EDITORIAL: AG office unrightfully engulfs Human Rights Commission
• Office of Attorney General E. Scott Pruitt: 405-521-3921
• Office of Governor Mary Fallin: 405-521-2342
Our View: Oklahoma should make human rights a priority.
The Oklahoma Human Rights Commission is a state agency that investigates complaints of discrimination in employment, housing and public accommodation based on race, color, religion, sex, national origin, disability and age. Or, at least it did.
The legislature passed Senate Bill 763 in May 2011 to transfer all responsibilities of the commission to the office of civil rights enforcement, which recently moved to the attorney general’s office. The consolidation will take place July 1.
This consolidation is a dangerous mistake. Justice is threatened by placing a non-partisan entity under the control of a partisan elected official.
Attorney General Pruitt is outright in his right-wing sentiments. At the Reclaiming America for Christ event at the First Baptist Church of Moore last July, Attorney General Pruitt likened the anti-abortion movement to British Parliament member William Wilberforce’s fight against slavery in the 18th century. Attorney General Pruitt was an honorable speaker at the event, as were both U.S. Representative James Lankford and state State Representative Sally Kern http://reclaimamericaforchrist.org/event/reclaiming-america-for-christ-annual-conference/.
Further, the attorney general’s office already oversees multiple units:
• criminal appeals
• general counsel
• medicaid fraud
• the multi-country grand jury
• public protection
• public utilities
• tobacco enforcement
• victim services
• workers’ compensation
• insurance fraud
In two weeks, the office will have yet another unit to monitor within the civil rights enforcement office.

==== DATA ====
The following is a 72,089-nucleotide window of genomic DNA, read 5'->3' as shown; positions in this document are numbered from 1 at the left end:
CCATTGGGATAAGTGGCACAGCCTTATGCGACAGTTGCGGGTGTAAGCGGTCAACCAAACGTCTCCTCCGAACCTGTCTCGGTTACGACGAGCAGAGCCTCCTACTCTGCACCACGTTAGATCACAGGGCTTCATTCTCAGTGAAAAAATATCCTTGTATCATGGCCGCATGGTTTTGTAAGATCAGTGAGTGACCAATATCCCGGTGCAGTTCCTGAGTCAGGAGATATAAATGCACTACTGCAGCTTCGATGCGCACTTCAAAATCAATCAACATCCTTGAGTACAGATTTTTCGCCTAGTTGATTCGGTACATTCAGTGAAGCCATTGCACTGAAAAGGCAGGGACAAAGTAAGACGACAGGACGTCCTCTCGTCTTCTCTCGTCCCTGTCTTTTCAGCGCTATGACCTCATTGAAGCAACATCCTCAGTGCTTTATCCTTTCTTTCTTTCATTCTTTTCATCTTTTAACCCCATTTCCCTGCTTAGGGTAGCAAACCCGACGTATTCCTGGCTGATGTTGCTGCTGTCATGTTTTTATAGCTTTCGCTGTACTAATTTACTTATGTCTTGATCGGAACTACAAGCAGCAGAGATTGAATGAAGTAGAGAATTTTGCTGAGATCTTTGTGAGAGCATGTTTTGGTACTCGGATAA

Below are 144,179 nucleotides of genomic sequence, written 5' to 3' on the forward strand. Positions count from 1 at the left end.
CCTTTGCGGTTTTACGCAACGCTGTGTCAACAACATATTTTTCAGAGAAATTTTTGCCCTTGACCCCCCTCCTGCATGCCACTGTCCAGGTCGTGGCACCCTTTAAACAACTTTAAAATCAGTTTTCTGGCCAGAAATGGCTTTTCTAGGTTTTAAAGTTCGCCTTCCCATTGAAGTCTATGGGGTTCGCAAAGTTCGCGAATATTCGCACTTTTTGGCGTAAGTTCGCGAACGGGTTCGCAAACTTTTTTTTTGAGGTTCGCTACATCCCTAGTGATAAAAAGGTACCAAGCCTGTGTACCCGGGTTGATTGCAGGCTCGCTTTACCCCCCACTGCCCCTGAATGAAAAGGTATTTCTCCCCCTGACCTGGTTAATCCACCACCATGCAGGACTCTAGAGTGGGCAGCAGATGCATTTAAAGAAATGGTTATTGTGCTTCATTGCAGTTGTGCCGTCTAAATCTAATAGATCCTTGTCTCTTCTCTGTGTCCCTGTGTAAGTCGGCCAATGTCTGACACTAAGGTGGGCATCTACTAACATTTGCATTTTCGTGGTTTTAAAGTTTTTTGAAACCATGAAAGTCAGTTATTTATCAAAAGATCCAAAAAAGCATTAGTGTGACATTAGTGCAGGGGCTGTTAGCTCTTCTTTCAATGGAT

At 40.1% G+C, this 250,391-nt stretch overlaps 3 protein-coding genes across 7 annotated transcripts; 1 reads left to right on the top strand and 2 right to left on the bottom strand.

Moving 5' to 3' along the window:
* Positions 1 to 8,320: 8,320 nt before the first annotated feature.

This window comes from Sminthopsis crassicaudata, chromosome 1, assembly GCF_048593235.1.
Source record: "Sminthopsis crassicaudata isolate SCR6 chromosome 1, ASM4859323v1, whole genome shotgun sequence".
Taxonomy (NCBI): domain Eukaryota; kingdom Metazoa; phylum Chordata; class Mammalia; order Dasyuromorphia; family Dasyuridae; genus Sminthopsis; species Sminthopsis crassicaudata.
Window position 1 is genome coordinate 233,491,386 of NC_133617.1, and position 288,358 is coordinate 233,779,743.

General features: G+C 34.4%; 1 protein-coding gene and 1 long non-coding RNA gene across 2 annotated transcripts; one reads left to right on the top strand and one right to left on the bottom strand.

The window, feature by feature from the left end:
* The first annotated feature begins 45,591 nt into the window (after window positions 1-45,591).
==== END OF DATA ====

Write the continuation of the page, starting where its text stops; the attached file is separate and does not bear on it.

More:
Bestowing more responsibility to an office with limited resources and staff and politicizing discrimination in the process by placing it under the attorney general is disserving to Oklahomans and fails to protect citizens from human rights violations.
Governor Mary Fallin said the consolidation was to save tax dollars and ensure that government resources are used efficiently and effectively.
While most state agencies were asked to take a three to five percent budget cut last year under Governor Fallin’s budget plan, the Oklahoma Human Rights Commission was originally asked to take a 65 percent cut before there was talk about its consolidation.
The attorney general’s office experienced a more than $2 million budget cut last month. Additionally, the office was denied a requested $300,000 in funding to help it take over the Human Rights Commission.
According to the state budget for the 2011 fiscal year, the attorney general’s office operated within a $25.2 million budget. Most of that budget -- $14 million -- was spent on salaries and benefits for the employees in the office. The civil rights enforcement office operated within a $1.2 million budget, while offices like the victims services unit and legal services operated within a $7.3 million budget and a $8.2 million budget, respectively.
But SB 763 also reduced the size of the civil rights enforcement office, allowing for few investigations of civil rights violations.
Similarly, last year Governor Mary Fallin appeased social conservatives in eliminating three gubernatorial advisory councils that dealt with different races and cultures.
Human rights in Oklahoma are in severe shape. In Oklahoma, women earn 76 percent of what men earn. Men of same-sex couples in Oklahoma earn 26 percent less than married men. As of January 2011, only Oklahoma County and the cities of Tulsa, Del City, Altus, McAlester, Vinita and Miami prohibit employment discrimination on the basis of sexual orientation for public employees by local government policy. Black workers in Oklahoma were unemployed at more than twice the rate as white workers in 2010.
Clearly, Oklahoma must properly address discrimination that affects many different minorities.
But human rights issues aren’t exclusively for minorities. They’re issues for families, communities and the state. If we continue to politicize human rights, reduce its funding and shrink the size of agencies responsible for addressing human rights issues, we aren’t properly investing in our state.